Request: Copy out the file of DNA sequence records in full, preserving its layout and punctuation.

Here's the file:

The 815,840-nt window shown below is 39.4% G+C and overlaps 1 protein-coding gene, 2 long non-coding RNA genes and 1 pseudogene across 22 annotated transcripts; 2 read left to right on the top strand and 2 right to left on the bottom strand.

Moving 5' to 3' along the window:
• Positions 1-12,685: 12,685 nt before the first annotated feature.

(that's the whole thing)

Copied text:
The 815,840-nt window shown below is 39.4% G+C and overlaps 1 protein-coding gene, 2 long non-coding RNA genes and 1 pseudogene across 22 annotated transcripts; 2 read left to right on the top strand and 2 right to left on the bottom strand.

Moving 5' to 3' along the window:
• Positions 1-12,685: 12,685 nt before the first annotated feature.